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Saturday, October 25, 2014  
Eyes on US

by Javed Hafiz
From Eisenhower to Reagan, all of them had a soft corner for Pakistan

US presidential elections are followed with keen interest in Pakistan. Logically  the Pakistanis should be as much interested in changes at the top in neighbouring India and China. India elected its new president recently but it did not evoke much interest in Pakistan. The reason perhaps was that the Indian  president is not as important as the prime minister as far as powers are concerned. The head of state’s office in India is largely ceremonial. Presidential elections in China are a quieter affair. The US president is both head of state and government.  The US is still the sole superpower and its president is perhaps the most powerful public office holder in the world. US presidential elections are held with lots of fanfare and result in a gross expenditure of around one billion dollars.

Traditionally, Pakistani governments have had better relationships with Republican presidents. Starting from Dwight D.Eisenhower to Richard Nixon to Ronald Reagan, all of them had a soft corner for Pakistan. However, the foreign policy preferences of the two parties are not as markedly distinct today as they were in the cold war era. And interestingly Pakistanis are one of the few nations which favour Mit Romney over Obama. Pakistanis generally perceive Obama as insensitive to their feelings. US’ intrusive intelligence presence,  the Bin Laden episode , Salala assault and regular drone attacks on the tribal areas have all added up to this negative perception.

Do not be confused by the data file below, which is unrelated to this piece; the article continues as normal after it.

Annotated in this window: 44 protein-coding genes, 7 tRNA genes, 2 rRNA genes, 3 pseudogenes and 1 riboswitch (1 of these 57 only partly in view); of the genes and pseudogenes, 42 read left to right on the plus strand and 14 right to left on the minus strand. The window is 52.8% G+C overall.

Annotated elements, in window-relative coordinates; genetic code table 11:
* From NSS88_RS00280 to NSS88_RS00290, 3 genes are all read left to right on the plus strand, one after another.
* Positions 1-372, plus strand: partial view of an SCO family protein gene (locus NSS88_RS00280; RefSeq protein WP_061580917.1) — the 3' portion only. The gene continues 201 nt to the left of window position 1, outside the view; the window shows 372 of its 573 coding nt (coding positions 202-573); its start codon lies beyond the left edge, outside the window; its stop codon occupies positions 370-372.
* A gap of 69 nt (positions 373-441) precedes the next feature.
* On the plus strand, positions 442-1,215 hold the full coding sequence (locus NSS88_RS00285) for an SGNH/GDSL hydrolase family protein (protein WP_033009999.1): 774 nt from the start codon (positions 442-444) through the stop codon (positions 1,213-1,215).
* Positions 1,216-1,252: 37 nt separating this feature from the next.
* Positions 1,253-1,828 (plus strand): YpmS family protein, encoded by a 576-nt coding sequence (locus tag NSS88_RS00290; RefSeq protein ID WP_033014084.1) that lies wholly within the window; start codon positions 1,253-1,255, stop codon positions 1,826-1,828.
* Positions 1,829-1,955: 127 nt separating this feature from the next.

The military to military relationship has been the lynchpin of
Pak-US relations. This relationship reached its nadir during the Ayub Khan days and again in the 1980’s when Pakistan became a front ine state to oust the Soviet forces from Afghanistan. The AF-Pak policy of US President Barack Obama had two prongs; the military surge in Afghanistan and more drone attacks on militants holed up in the tribal areas of Pakistan. Both have failed to control the insurgency. I think Obama’s Pakistan policy had some serious defects and one of those was his support for the civilian government at a wrong time and in a shoddy manner.

 The Zardari-led government has been weak and the Obama administration had realised it in the beginning. And yet it made several attempts to support the civilian government at the cost of the military establishment. Now civilian control over the military establishment is a laudable objective but then there is a correct time for everything. The roles have been reversed and the civilian set up is seen as too pliant to the United States. So Zardari’s control over the military is generally perceived as US control over the Pakistani armed forces. A corrupt government, which has little legitimacy, cannot control a set up that is still very efficient. One reason for the efficiency of Pakistani forces is strict adherence to rules and merit in recruitment, postings and promotions.

 I have always argued that Pakistani civilian set up would be able to control of its military once it starts producing leaders of Turkish Prime Minister Erdogan’s calibre. The military is still a powerful institution in Pakistan and the Obama administration tried to ignore this ground reality. The military commands the respect of the people because of its sacrifices in the war on terror. It took the right stand during the negotiations on the Kerry Luger aid bill. For example, it said that the safety and security of nuclear weapons was the sole responsibility of the Pakistani authorities. Similarly it was for Pakistan to determine the nature and extent of US intelligence presence in Pakistan.

OMAN TRIBUNE

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